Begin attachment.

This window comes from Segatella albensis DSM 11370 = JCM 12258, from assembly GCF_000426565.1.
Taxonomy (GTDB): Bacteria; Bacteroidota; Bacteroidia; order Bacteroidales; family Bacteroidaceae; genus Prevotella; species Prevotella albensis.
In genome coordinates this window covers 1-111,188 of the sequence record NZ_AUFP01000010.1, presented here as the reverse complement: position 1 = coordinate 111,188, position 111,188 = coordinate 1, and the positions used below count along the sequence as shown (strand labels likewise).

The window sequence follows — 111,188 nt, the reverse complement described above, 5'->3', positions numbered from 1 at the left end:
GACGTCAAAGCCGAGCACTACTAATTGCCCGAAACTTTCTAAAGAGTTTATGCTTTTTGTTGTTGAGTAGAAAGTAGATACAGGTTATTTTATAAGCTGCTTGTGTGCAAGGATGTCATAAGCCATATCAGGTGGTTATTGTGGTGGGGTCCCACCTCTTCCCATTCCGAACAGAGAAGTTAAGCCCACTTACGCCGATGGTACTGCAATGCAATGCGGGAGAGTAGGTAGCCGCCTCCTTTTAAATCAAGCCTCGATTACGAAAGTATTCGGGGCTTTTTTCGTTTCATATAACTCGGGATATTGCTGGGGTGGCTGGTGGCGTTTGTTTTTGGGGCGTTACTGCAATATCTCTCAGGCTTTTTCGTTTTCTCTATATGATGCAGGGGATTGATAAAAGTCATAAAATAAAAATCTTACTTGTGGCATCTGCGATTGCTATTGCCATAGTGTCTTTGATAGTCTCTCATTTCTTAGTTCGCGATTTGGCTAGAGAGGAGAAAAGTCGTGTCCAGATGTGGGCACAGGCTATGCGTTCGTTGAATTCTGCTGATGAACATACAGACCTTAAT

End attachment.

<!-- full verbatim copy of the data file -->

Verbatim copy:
This window comes from Segatella albensis DSM 11370 = JCM 12258, from assembly GCF_000426565.1.
Taxonomy (GTDB): Bacteria; Bacteroidota; Bacteroidia; order Bacteroidales; family Bacteroidaceae; genus Prevotella; species Prevotella albensis.
In genome coordinates this window covers 1-111,188 of the sequence record NZ_AUFP01000010.1, presented here as the reverse complement: position 1 = coordinate 111,188, position 111,188 = coordinate 1, and the positions used below count along the sequence as shown (strand labels likewise).

The window sequence follows — 111,188 nt, the reverse complement described above, 5'->3', positions numbered from 1 at the left end:
GACGTCAAAGCCGAGCACTACTAATTGCCCGAAACTTTCTAAAGAGTTTATGCTTTTTGTTGTTGAGTAGAAAGTAGATACAGGTTATTTTATAAGCTGCTTGTGTGCAAGGATGTCATAAGCCATATCAGGTGGTTATTGTGGTGGGGTCCCACCTCTTCCCATTCCGAACAGAGAAGTTAAGCCCACTTACGCCGATGGTACTGCAATGCAATGCGGGAGAGTAGGTAGCCGCCTCCTTTTAAATCAAGCCTCGATTACGAAAGTATTCGGGGCTTTTTTCGTTTCATATAACTCGGGATATTGCTGGGGTGGCTGGTGGCGTTTGTTTTTGGGGCGTTACTGCAATATCTCTCAGGCTTTTTCGTTTTCTCTATATGATGCAGGGGATTGATAAAAGTCATAAAATAAAAATCTTACTTGTGGCATCTGCGATTGCTATTGCCATAGTGTCTTTGATAGTCTCTCATTTCTTAGTTCGCGATTTGGCTAGAGAGGAGAAAAGTCGTGTCCAGATGTGGGCACAGGCTATGCGTTCGTTGAATTCTGCTGATGAACATACAGACCTTAAT